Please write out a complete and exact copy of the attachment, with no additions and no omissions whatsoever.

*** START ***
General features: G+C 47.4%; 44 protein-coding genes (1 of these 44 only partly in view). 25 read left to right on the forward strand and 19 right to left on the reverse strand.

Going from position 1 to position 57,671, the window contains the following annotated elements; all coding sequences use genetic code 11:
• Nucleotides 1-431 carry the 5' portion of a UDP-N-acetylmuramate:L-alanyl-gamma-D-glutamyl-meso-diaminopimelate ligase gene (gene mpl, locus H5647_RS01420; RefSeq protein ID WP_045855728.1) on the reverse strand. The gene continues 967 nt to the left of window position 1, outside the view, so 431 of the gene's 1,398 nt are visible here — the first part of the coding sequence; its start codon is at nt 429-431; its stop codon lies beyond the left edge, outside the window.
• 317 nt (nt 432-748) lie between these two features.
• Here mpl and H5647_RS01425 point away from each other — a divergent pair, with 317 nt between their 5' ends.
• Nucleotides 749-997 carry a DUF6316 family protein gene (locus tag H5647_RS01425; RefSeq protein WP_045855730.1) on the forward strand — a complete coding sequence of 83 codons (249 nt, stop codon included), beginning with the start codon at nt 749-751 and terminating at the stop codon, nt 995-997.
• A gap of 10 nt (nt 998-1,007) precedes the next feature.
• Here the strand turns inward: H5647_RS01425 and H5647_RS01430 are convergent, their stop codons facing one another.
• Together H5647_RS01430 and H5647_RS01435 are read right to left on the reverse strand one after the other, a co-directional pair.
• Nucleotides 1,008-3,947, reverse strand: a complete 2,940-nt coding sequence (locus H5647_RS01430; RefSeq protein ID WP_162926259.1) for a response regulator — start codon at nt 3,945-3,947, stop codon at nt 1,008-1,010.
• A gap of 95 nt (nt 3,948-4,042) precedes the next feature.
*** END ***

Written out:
General features: G+C 47.4%; 44 protein-coding genes (1 of these 44 only partly in view). 25 read left to right on the forward strand and 19 right to left on the reverse strand.

Going from position 1 to position 57,671, the window contains the following annotated elements; all coding sequences use genetic code 11:
• Nucleotides 1-431 carry the 5' portion of a UDP-N-acetylmuramate:L-alanyl-gamma-D-glutamyl-meso-diaminopimelate ligase gene (gene mpl, locus H5647_RS01420; RefSeq protein ID WP_045855728.1) on the reverse strand. The gene continues 967 nt to the left of window position 1, outside the view, so 431 of the gene's 1,398 nt are visible here — the first part of the coding sequence; its start codon is at nt 429-431; its stop codon lies beyond the left edge, outside the window.
• 317 nt (nt 432-748) lie between these two features.
• Here mpl and H5647_RS01425 point away from each other — a divergent pair, with 317 nt between their 5' ends.
• Nucleotides 749-997 carry a DUF6316 family protein gene (locus tag H5647_RS01425; RefSeq protein WP_045855730.1) on the forward strand — a complete coding sequence of 83 codons (249 nt, stop codon included), beginning with the start codon at nt 749-751 and terminating at the stop codon, nt 995-997.
• A gap of 10 nt (nt 998-1,007) precedes the next feature.
• Here the strand turns inward: H5647_RS01425 and H5647_RS01430 are convergent, their stop codons facing one another.
• Together H5647_RS01430 and H5647_RS01435 are read right to left on the reverse strand one after the other, a co-directional pair.
• Nucleotides 1,008-3,947, reverse strand: a complete 2,940-nt coding sequence (locus H5647_RS01430; RefSeq protein ID WP_162926259.1) for a response regulator — start codon at nt 3,945-3,947, stop codon at nt 1,008-1,010.
• A gap of 95 nt (nt 3,948-4,042) precedes the next feature.